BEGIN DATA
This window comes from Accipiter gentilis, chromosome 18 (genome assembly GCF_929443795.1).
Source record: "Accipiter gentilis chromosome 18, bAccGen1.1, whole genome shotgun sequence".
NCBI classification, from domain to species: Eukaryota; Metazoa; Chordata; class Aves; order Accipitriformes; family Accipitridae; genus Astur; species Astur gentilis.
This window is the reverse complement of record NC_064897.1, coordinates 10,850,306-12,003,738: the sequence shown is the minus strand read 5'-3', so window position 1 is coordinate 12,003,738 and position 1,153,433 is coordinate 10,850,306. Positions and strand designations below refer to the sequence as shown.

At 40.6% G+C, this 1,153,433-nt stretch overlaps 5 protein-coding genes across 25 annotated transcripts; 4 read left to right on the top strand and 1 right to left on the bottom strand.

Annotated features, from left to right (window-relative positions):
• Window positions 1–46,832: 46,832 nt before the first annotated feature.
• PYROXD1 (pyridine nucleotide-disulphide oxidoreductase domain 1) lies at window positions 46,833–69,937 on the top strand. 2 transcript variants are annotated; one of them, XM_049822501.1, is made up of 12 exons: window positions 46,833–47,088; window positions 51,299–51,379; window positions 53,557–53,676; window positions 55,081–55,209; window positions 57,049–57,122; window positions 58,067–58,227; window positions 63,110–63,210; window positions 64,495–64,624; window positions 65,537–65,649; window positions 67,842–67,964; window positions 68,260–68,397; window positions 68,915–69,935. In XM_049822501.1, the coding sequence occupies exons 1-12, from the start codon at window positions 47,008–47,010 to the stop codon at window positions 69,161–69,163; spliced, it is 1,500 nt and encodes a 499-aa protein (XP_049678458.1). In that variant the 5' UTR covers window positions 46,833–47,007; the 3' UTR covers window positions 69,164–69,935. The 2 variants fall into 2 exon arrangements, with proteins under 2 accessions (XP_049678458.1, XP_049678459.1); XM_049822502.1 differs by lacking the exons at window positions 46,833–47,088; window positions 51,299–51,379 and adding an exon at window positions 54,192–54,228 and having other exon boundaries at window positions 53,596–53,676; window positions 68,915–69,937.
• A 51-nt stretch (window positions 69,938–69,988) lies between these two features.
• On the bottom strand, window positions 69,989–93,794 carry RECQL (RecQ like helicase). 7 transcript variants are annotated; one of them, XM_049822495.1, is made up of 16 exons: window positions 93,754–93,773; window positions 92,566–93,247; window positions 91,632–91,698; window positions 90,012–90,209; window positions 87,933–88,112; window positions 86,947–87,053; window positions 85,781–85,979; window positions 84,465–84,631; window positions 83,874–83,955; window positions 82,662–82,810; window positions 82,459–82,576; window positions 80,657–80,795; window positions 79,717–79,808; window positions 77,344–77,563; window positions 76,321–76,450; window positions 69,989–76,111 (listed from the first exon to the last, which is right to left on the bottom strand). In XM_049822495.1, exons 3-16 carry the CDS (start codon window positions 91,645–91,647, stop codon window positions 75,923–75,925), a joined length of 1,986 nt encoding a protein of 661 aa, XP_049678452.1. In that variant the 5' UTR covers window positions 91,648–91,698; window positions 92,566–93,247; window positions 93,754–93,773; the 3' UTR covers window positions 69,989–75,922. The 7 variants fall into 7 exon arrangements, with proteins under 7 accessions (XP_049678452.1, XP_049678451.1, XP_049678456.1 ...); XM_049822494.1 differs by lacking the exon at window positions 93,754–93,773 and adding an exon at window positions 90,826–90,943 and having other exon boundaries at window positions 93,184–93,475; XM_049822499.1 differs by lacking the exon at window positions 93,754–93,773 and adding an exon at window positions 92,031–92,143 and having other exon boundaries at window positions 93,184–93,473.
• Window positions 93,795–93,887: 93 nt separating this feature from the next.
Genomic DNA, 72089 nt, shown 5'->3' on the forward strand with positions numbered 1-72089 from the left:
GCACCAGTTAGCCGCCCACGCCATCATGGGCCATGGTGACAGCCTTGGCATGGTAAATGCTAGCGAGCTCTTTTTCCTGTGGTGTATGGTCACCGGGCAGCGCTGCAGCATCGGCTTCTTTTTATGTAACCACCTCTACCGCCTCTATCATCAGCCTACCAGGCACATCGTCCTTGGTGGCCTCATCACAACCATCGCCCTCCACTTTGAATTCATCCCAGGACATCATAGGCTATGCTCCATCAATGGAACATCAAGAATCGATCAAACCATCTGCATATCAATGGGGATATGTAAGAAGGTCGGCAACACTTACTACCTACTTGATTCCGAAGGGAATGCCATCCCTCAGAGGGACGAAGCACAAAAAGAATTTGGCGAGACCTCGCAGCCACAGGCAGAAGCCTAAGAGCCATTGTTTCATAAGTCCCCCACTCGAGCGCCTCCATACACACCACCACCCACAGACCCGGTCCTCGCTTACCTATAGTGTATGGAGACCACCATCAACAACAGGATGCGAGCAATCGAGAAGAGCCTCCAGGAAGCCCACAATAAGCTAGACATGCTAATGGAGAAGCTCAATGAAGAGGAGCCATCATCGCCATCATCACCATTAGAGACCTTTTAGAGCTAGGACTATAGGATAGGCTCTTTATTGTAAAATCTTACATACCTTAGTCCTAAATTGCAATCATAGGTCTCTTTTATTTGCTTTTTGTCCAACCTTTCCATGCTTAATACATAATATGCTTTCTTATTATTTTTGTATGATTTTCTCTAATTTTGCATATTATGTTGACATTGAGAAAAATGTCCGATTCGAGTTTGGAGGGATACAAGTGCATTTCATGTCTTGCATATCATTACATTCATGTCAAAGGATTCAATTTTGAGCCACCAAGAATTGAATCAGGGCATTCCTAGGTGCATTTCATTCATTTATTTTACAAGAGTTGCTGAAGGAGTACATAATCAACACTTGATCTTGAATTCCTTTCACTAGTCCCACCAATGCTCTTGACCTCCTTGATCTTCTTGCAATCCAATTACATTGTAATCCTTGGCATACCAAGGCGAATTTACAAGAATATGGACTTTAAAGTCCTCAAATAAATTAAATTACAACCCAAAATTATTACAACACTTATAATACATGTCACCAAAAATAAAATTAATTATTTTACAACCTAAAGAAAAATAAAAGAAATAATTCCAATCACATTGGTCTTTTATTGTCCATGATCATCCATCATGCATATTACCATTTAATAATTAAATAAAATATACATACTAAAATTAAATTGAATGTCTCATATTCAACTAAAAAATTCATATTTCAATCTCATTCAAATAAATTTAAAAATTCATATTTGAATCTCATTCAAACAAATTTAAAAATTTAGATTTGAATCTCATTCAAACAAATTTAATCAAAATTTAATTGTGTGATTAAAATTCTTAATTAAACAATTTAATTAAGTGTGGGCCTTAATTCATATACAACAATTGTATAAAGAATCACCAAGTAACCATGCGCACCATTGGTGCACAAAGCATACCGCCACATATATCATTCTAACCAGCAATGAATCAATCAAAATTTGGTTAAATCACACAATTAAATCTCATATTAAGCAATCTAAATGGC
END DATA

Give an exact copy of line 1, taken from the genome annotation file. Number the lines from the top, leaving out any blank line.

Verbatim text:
This window comes from Accipiter gentilis, chromosome 18 (genome assembly GCF_929443795.1).